In The Field: Abigail Bimman

When I first called Park Lane Terrace to inquire about an unregistered nurse working on staff, the administrator scoffed at me. “That’s not true ... All of our staff are registered,” I was told.

Abigail Bimman describes how she ended up alerting long-term care facilities to a nurse with fake credentials. 


Laura Erskine worked as a nurse at a long-term care home in Paris, Ontario, for nearly two years. While she cared for the vulnerable and was responsible for handling narcotics, she never had the qualifications to do so. The CTV Kitchener investigation began with a tip. The pieces prompted an investigation by provincial police, which resulted in two fraud and forgery charges. Erskine pleaded guilty to fraud on June 22nd, 2017, and was given a suspended sentence on August 22.  

Initially, a resident’s family member approached me with grave concerns about care at Park Lane Terrace. By reading publicly available provincial Ministry of Health inspection reports, I found the home had been repeatedly admonished for making the same errors over and over. In researching that broader story, I learned the Ontario Personal Support Workers’ Association had launched a complaint with the College of Nurses of Ontario about an unregistered nurse on staff. OPSWA had been tipped off by someone connected to the home. The College acknowledged receipt of that letter, but weeks later, nothing had changed. The focus of my investigation narrowed to the case of Laura Erskine.  

When I first called Park Lane Terrace to inquire about an unregistered nurse working on staff, the administrator scoffed at me. “That’s not true ... All of our staff are registered,” I was told. I spoke with Erskine briefly by phone –she and the home’s administrator told me there was some kind of a “clerical error,” on the College’s end, and Erskine was certainly registered. Yet within 24 hours, she was placed on investigative leave and fired the next week. Two weeks after that, police laid charges. In total, our coverage prompted investigations by at least six organizations.  

By speaking with OPSWA, the College, family at Park Lane and searching social media, I learned Erskine graduated from nursing school, but never completed the steps required for registration, a legal requirement to call yourself a nurse in Ontario. The registration process includes writing two exams, paying dues and being vetted by the College.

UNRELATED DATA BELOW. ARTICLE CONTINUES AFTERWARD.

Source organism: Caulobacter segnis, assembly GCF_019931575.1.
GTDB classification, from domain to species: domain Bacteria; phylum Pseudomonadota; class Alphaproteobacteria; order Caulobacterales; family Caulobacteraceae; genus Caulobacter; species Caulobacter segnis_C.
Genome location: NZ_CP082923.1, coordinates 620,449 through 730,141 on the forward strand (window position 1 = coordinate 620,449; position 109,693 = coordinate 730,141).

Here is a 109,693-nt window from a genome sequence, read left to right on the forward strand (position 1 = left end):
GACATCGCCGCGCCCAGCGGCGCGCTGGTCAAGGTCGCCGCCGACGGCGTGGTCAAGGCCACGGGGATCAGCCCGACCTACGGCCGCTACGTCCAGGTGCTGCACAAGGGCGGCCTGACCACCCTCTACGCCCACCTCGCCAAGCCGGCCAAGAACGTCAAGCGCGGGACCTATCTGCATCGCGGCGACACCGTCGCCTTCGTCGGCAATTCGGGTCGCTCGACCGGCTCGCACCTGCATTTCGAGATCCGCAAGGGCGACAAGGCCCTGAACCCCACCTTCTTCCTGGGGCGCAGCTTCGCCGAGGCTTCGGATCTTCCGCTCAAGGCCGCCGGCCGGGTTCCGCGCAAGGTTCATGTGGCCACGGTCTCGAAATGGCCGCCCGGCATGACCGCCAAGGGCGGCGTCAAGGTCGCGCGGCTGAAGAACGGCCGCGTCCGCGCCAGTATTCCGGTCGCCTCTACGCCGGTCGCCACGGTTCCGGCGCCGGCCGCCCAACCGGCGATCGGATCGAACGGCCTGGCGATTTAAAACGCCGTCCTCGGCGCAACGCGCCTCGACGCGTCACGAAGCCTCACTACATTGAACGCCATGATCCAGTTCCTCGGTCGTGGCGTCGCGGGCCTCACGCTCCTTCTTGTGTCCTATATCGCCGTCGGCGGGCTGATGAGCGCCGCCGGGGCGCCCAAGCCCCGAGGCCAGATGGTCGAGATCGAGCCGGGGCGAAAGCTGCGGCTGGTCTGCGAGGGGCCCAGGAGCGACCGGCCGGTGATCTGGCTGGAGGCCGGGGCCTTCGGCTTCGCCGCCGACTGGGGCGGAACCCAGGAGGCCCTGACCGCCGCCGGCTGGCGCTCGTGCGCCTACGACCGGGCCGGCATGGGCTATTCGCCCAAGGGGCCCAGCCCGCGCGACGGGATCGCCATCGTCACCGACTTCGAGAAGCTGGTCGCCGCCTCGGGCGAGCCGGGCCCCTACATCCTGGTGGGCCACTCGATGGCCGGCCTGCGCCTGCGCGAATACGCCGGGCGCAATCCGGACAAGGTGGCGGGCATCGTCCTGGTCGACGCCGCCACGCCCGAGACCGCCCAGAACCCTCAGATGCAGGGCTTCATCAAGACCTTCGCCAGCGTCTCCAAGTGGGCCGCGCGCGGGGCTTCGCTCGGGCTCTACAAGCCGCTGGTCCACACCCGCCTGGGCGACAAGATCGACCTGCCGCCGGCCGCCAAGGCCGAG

Court heard after CTV contacted Park Lane, Erskine came up with a fake registration letter by asking to see a colleague’s and doctoring her own version. She made some changes, but retained the colleague’s file number, and handed it in to her employer and the College. Erskine then tried to implicate her colleague, telling police detectives the other nurse had actually typed up the fake letter for Erskine. 

My initial phone call to Park Lane and the attitude and mentality it represents stay with me, reinforcing why investigative work in the long-term care sector is critical. Obviously, being responsible for narcotics and a vulnerable segment of the population is serious work. For two years at Park Lane, Erskine was able to do both without having her qualifications checked. This problem extends beyond one home. Our investigation revealed before Park Lane, Erskine worked at a retirement home. At the time, a colleague alerted management and the College that Erskine wasn’t registered– and nothing happened. It took CTV involvement for an unregistered nurse to be pulled from her duties. To this day, the administration of the retirement home refuses to comment about her employment there, or what steps it takes to check staff qualifications.

CTV Kitchener took steps to be responsible in our coverage. It happened to coincide with a somewhat similar story, former nurse Elizabeth Wettlaufer facing eight murder charges. As public anxiety about care in nursing homes was higher than usual, we were careful not to sensationalize or link the stories. My news director chose to hold my first piece, giving the nursing home and Erskine another 24 hours to provide proof Erskine was registered. Even the head of the company which runs Park Lane told me she found our coverage responsible.

Beyond issues at two specific homes, I believe these pieces shed light on the College of Nurses’ lack of public accountability. It took days to answer simple questions, and major questions were ignored. Most concerning, of course, the College’s supposed knowledge of this problem in 2014. 


Abigail Bimman is a videographer & anchor for CTV Kitchener, Ontario, and part of a new investigative unit. She is a previous CAJ winner. 

The recipient in the COMMUNITY BROADCAST category

Abigail Bimman

Unregistered nurse

CTV News Kitchener

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